IHRC condemns today’s decision by an Egyptian court to sentence 683 alleged supporters of the Muslim Brotherhood to death in a continuing crackdown on the country’s opposition by the military regime.
The number include the Muslim Brotherhood’s spiritual guide Mohammed Badie and follow the death sentences handed down to 528 defendants on March 24 following a mass trial lasting just a few hours. According to media reports today’s hearing lasted only a few minutes with the judge refusing to listen to any arguments from the defence.
The violence of which the defendants are accused took place on August 14 last year as news reached Minya governorate that police had launched the deadly clearance of two sit-ins in Cairo, held by supporters of former President Mohamed Morsi, who had recently been ousted after mass protests against his rule. Crowds in Minya and elsewhere in southern Egypt attacked police stations and churches accusing Christians of having supported his overthrow.
IHRC is gravely concerned by today’s verdicts and the potential consequences for the hundreds of people now facing the death penalty without even the semblance of a fair trial. It is equally worrying that instead of being an expression of the popular will, the law and its enforcement agents are being used by Egyptian authorities as a weapon with which to bludgeon the opposition into silence.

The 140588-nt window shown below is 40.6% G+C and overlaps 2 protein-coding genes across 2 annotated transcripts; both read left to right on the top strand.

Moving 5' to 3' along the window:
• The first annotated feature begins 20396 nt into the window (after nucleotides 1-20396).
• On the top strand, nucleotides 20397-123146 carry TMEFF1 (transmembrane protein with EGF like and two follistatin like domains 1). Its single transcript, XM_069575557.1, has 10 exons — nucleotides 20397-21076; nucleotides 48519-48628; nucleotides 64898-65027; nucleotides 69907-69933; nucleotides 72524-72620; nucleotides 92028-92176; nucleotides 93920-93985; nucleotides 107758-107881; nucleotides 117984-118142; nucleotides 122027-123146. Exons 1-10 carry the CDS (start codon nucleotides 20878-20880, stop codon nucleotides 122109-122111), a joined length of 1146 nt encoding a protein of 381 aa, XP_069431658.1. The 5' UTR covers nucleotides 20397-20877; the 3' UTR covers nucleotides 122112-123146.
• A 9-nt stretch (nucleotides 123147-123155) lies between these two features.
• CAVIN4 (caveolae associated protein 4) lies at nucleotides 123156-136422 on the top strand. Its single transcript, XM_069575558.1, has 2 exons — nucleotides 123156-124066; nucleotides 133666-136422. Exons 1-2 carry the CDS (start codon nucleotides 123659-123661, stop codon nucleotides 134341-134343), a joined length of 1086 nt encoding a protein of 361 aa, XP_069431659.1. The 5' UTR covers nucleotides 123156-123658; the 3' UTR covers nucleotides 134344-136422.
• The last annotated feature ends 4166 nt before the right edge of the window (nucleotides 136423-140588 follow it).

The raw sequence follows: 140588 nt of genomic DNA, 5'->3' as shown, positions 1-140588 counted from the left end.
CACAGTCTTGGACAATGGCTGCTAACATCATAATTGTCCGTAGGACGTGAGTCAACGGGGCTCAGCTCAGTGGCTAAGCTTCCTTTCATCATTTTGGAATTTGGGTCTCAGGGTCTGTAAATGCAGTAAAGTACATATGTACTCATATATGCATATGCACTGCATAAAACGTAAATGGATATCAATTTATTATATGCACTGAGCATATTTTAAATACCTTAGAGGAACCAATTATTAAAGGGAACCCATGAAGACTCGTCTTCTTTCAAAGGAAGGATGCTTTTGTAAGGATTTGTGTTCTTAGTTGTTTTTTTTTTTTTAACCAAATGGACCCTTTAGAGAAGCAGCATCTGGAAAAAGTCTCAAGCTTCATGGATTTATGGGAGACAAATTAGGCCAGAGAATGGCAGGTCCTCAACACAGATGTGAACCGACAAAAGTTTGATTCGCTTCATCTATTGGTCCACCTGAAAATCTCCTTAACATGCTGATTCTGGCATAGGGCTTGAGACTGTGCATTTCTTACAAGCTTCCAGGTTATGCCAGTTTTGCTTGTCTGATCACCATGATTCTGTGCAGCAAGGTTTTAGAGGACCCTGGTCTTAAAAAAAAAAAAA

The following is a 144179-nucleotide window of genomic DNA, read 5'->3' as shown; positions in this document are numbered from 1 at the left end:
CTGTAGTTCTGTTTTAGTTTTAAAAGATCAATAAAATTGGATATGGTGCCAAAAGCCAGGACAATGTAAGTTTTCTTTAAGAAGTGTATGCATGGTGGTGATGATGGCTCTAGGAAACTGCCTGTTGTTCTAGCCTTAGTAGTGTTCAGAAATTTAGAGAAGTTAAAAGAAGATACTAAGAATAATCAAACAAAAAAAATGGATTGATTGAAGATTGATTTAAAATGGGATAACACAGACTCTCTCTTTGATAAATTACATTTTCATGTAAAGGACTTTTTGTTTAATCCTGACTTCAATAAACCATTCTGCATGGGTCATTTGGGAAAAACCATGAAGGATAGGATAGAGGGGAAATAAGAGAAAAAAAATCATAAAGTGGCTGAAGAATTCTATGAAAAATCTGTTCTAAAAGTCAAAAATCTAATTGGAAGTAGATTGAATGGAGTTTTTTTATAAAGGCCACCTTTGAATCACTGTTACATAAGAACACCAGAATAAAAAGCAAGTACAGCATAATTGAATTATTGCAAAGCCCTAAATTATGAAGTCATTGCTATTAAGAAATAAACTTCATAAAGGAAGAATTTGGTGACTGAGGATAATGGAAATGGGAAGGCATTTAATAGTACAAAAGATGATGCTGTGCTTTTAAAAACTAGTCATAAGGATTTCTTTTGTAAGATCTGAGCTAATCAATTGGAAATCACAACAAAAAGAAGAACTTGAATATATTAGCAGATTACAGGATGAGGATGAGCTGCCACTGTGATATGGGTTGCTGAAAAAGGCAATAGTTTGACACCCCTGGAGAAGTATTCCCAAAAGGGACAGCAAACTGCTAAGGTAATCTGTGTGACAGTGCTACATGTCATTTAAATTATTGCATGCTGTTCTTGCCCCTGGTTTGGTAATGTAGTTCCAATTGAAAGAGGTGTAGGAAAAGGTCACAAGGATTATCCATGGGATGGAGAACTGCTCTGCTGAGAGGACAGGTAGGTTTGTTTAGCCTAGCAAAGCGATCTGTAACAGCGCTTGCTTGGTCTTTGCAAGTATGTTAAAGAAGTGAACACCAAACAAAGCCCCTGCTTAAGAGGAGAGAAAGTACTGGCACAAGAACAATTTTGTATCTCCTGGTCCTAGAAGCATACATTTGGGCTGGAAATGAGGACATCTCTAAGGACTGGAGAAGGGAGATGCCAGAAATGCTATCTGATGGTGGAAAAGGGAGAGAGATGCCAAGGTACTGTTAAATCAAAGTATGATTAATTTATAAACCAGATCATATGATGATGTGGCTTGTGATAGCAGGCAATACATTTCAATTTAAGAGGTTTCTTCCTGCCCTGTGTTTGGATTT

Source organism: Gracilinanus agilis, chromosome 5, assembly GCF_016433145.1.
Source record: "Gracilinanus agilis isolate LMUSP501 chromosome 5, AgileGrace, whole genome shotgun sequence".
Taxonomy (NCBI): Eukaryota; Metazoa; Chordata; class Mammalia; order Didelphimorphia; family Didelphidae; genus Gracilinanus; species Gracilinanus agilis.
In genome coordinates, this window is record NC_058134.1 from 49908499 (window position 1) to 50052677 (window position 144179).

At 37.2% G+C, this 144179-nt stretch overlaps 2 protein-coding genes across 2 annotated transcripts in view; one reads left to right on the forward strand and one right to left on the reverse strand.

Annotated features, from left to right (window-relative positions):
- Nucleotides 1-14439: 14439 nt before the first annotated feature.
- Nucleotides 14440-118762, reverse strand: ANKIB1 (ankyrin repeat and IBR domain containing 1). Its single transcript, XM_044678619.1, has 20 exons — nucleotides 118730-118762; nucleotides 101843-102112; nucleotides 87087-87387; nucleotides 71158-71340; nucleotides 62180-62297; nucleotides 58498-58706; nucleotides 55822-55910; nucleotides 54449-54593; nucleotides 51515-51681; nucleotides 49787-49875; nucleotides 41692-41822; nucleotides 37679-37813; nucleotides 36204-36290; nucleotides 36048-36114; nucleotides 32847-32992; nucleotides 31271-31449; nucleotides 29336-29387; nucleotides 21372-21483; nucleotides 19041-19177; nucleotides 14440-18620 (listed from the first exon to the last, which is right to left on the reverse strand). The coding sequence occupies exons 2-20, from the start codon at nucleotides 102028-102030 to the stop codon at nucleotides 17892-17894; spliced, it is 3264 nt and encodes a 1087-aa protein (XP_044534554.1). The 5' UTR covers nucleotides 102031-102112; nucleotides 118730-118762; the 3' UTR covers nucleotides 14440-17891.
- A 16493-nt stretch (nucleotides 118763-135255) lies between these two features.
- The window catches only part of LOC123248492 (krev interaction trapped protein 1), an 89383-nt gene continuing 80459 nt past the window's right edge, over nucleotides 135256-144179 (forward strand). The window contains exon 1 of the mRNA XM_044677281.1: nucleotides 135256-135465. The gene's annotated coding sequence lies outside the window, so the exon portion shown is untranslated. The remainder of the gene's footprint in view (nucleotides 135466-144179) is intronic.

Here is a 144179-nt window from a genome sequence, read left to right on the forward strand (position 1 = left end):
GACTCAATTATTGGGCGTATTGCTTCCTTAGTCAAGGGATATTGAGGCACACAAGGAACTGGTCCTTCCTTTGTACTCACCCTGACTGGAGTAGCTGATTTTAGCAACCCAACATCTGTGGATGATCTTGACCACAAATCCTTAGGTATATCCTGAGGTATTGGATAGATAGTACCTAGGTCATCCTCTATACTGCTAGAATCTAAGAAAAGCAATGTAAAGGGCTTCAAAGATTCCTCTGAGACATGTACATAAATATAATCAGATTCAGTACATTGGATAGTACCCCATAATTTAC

It is also surprising that Egyptian authorities have decided to prosecute opposition members of the opposition but have thus far not managed to hold a single member of the security forces or supporter of the regime to account for the storming on August 14 of two anti-government protest camps at al-Nahda Square and Rabaa al-Adawiya Mosque. According to the Muslim Brotherhood some 2600 protestors were killed in Rabaa al-Adawiya alone. Eye witness reports and TV footage document the use of excessive force and live rounds by security forces against the largely unarmed protestors.
It is clear to us that today’s sentences are part of an official campaign by the military-led government to eliminate the Muslim Brotherhood, Egypt’s single most popular political movement, which has included outlawing it as a terrorist organisation and rounding up hundreds of its – and other opposition groups’ – leading figures. Many of them have been subject to cruel, inhuman or degrading treatment and even torture, especially by members of the country’s Interior Ministry.
Earlier this month IHRC made a submission to the United Nations Universal Periodic Review of human rights citing the continuous and routine nature of human rights abuses in Egypt following last July’s coup d’etat.
The Egyptian regime has been supported in its endeavours by the US which has stubbornly resisted calls to call the overthrow of the civilian government a military coup and persisted with the provision of billions of dollars of aid to the government. Egypt’s generals have also benefitted from billions of dollars in emergency assistance from a counter-revolutionary push by Saudi Arabia and other Gulf states to preempt the potential spread of the Arab Spring to their own shores.
IHRC chair Massoud Shadjareh said: “Despite all the statements about support for human rights, democracy and empowerment of people, epitomised by Barack Obama in his Cairo speech after assuming the US presidency, it is clear that western governments are less interested in tackling the abuses of authoritarian regimes than with maintaining them in power so that they can continue to serve western economic and military interests.”
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